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Credit Card Rules: How to Wean Yourself Off Credit Card Debt

By Alisa Aragon-Lloyd, published in “New Home and Condo Guide – Vancouver”

The Canadian government has implemented credit card regulations, which it says increase transparency and protect consumers. Here are some of the new regulations now in place:

• Credit contracts and application forms must have a “summary box” that clearly explains interest rates, fees, and how long it would take to fully repay a balance if only minimum monthly payments are made.

• Banks must give advance disclosure of interest rate increases, even if this information is already in the credit contract.

• You must give your consent before your credit limit can be increased.

• If you transfer your balance to a lower-interest card, your payments now have to be allocated in your favour.

• There’s now a limit on certain debt collection practices used by financial institutions.

• Banks can’t charge over-the-limit fees resulting from holds placed by merchants.

• One of the most significant changes you’ll have a minimum 21-day interest-free grace period on all new purchases if you pay your outstanding balance in full by the due date.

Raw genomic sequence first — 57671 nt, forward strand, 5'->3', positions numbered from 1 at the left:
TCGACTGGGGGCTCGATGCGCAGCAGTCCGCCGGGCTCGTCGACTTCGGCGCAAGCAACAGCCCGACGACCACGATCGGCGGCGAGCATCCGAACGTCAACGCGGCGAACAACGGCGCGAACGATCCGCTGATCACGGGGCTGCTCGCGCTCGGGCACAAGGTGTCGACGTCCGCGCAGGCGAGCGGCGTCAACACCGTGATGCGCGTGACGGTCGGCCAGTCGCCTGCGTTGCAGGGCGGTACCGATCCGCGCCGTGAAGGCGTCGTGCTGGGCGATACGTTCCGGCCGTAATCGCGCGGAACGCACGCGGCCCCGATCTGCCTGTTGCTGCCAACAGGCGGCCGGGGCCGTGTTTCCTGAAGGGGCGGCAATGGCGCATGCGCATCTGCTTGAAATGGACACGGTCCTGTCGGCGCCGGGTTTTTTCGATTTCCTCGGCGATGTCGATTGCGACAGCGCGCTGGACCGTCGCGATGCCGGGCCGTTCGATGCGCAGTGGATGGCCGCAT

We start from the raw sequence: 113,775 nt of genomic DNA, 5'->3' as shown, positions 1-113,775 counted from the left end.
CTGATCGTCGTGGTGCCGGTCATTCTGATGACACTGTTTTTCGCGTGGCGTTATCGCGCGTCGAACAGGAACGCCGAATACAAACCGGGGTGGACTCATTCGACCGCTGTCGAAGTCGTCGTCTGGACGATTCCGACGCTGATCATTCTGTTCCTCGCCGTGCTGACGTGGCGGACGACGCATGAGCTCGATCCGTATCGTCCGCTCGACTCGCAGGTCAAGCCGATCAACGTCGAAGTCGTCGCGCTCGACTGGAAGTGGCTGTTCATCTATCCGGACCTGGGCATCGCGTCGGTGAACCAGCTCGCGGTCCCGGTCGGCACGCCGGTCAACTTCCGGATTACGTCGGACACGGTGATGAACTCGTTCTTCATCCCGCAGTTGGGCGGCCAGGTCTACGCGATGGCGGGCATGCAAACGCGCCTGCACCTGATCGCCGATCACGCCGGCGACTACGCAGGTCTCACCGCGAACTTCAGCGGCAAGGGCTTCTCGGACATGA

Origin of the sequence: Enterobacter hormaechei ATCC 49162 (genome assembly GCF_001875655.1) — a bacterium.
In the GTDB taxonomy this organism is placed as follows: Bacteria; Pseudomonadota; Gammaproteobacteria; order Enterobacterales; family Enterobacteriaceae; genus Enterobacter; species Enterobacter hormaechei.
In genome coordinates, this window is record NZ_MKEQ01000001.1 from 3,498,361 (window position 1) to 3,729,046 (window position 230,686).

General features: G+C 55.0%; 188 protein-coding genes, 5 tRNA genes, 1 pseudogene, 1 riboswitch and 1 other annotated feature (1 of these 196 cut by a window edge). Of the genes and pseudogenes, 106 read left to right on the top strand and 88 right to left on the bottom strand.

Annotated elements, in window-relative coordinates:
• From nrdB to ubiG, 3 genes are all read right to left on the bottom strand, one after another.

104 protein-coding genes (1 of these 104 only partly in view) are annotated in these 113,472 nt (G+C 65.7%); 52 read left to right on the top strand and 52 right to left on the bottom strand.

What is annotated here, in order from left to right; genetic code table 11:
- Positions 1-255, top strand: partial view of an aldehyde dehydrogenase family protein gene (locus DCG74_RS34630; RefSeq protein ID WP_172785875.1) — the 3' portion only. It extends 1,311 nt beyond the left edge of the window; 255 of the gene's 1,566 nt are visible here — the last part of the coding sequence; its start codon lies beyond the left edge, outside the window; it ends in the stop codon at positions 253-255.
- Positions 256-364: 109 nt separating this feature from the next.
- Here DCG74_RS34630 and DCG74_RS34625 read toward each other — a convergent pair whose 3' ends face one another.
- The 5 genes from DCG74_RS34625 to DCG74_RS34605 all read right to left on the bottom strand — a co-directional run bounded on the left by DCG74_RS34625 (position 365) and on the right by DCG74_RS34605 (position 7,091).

Critics of the new rules say they don’t go far enough. However, at least the government is trying to make an effort to help consumers avoid predatory lending practices. And that’s a good thing.

However, an even better strategy is to start weaning yourself off of credit card debt. Unlike taking out a mortgage to buy a home or revenue property, buying stuff with your credit card at high interest rates doesn’t yield any returns – it simply gets you deeper in debt.

The following are some tips to help you use your credit card responsibly so you don’t pay unnecessary charges and get in trouble with credit card debt:

• When you pay for something with a credit card, you are taking out a loan and you have to pay it back.

• Pay the balance in full each month

• If you can’t pay it in full, pay as much as you can

• Don’t make only the minimum payment

• If you always carry a balance, get a low rate card

• Pay a few days before the due date

• If you have a line of credit, transfer the balance to your line of credit with a lower rate. The goal is to pay down your debt and not go further into debt.

Put yourself on a budget, take a part-time job (or start a home business) and eventually get your credit cards paid off. You will be astonished how much extra money you will have to invest in assets that actually appreciate in value and put cash in your pocket!

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